'Government must work closely with charities when designing contracts'

Gurjit Degun
4 August 2014

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4 August 2014 | Gurjit Degun

The government needs to work more closely with charities and service users when designing contracts, according to the National Council for Voluntary Organisations (NCVO).

It follows the “poor performance” of the Department for Work and Pension's (DWP's) Work Programme in getting harder-to-help jobseekers into work.

A report by the NCVO showed lower than expected performance levels after the first two years of the scheme. It is based on feedback from charities and the latest figures from the National Audit Office (NAO).

“A lack of consultation with service providers, including specialist charities and voluntary organisations, led to design flaws that have hampered the programme from the start,” the report said.

“Not only was there no consultation with the voluntary sector during the design of the programme but the speed of its launch also limited the opportunity for creative or collaborative approaches.”

Successful bidders for Work Programme contracts were announced in April 2011 just four months after the initial invitation to tender was published in December 2010. This gave potential prime providers little or no time to discuss with potential subcontractors, the NCVO explained.

It also said prime contractors have reduced their budget for harder to help claimants by 54 per cent since the start of the programme. “For many voluntary organisations carrying out services, a lack of referrals to the programme has put pressure on existing budgets and forced some charities to spend their reserves in order to provide services,” the report said.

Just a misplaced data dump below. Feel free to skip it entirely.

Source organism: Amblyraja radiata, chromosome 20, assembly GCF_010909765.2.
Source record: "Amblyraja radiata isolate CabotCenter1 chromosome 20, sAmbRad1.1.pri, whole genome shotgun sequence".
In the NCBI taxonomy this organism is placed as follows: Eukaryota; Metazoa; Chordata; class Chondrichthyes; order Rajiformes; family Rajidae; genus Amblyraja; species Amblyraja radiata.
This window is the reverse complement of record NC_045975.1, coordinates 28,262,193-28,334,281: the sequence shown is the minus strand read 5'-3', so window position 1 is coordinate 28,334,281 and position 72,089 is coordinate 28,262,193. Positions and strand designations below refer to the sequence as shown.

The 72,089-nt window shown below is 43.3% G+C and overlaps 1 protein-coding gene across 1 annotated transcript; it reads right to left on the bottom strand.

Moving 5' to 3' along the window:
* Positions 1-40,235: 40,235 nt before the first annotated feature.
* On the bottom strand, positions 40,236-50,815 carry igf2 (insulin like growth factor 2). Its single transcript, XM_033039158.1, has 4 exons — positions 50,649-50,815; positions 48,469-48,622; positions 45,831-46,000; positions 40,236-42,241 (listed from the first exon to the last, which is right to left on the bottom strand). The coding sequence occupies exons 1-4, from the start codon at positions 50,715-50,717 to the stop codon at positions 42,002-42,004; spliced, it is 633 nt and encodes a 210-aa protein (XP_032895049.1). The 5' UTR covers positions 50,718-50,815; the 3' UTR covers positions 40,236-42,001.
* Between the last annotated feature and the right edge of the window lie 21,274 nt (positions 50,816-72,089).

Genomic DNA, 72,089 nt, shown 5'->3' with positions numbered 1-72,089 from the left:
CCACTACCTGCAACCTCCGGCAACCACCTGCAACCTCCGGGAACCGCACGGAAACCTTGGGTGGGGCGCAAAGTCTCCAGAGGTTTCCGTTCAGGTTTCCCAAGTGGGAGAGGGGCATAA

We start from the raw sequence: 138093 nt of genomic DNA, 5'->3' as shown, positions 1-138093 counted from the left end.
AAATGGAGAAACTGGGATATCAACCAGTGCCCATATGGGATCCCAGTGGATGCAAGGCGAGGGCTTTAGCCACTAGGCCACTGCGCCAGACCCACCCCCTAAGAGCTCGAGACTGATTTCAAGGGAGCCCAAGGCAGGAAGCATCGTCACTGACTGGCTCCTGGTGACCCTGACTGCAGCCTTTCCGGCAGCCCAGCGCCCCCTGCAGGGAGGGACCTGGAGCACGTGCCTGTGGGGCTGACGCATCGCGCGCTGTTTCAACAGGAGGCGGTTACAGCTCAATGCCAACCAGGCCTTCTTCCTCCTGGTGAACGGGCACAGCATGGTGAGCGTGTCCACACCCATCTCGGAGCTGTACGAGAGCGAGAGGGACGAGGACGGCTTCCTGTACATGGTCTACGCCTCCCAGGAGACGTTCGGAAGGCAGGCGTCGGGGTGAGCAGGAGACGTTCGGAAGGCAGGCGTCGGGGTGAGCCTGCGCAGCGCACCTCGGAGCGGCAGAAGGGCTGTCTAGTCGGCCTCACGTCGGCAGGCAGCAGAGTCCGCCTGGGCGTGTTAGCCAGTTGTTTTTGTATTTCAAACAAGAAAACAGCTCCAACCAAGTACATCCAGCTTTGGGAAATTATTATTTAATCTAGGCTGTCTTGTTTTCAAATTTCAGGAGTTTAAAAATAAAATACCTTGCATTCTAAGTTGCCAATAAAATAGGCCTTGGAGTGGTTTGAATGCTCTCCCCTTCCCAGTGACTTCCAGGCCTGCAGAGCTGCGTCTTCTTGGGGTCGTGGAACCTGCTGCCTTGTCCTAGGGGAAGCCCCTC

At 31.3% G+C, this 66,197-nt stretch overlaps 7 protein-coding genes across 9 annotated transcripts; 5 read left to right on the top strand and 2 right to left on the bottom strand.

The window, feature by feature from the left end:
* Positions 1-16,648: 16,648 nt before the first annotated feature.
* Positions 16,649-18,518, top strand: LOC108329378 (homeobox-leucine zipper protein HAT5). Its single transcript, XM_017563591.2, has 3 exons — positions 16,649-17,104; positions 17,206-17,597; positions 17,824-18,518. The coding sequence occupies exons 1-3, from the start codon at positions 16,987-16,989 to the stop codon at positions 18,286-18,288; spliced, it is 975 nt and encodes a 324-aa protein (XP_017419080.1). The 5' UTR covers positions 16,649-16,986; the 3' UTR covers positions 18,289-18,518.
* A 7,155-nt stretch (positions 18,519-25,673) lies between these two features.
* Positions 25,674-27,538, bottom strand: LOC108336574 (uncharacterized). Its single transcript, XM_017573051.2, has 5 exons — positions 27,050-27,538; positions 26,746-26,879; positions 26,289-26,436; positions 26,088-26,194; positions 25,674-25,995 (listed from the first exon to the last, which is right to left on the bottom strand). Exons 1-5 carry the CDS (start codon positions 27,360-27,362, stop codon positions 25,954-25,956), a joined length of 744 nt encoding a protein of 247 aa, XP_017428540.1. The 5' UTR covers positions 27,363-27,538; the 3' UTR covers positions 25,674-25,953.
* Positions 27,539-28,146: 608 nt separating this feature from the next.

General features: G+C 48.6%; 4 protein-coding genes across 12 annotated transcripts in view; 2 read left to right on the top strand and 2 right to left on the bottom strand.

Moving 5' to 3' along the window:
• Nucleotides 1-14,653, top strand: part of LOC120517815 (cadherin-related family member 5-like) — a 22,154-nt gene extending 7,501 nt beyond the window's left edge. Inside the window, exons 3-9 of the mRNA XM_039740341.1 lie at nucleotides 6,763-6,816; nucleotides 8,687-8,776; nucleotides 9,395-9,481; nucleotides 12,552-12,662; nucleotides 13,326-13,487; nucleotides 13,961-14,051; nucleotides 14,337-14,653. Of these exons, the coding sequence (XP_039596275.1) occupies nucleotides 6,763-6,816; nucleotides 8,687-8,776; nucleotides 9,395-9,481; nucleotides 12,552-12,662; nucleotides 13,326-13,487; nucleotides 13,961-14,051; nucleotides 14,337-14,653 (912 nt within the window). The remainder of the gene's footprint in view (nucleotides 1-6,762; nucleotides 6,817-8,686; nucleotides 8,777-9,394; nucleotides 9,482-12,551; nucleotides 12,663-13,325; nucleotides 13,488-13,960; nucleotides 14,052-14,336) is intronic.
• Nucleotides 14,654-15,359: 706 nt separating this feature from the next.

Karl Wilding, director of public policy at NCVO, added: “Front-line charities are in an excellent position to help people furthest away from the job market to gain skills, experience and confidence to help them towards and into employment. The government can benefit from taking their expertise into account at the earliest stages. In the future, we would like to see voluntary organisations involved in the design process from the very beginning, to prevent the waste and inefficiencies that have blighted the Work Programme so far.”

The final referrals for the current Work Programme will take place in March 2016. The NCVO urged the government to bring charities and umbrella groups into the planning process “as soon as possible”.

A DWP spokesman said: “Charities and voluntary sector organisations play a vital part in its success by using their expert knowledge to tailor services for some of the very hardest to help people. 

“The Work Programme is helping more people than any previous employment programme and we have already helped 300,000 people to find lasting work, which has contributed to the largest fall in long-term unemployment for 16 years.”

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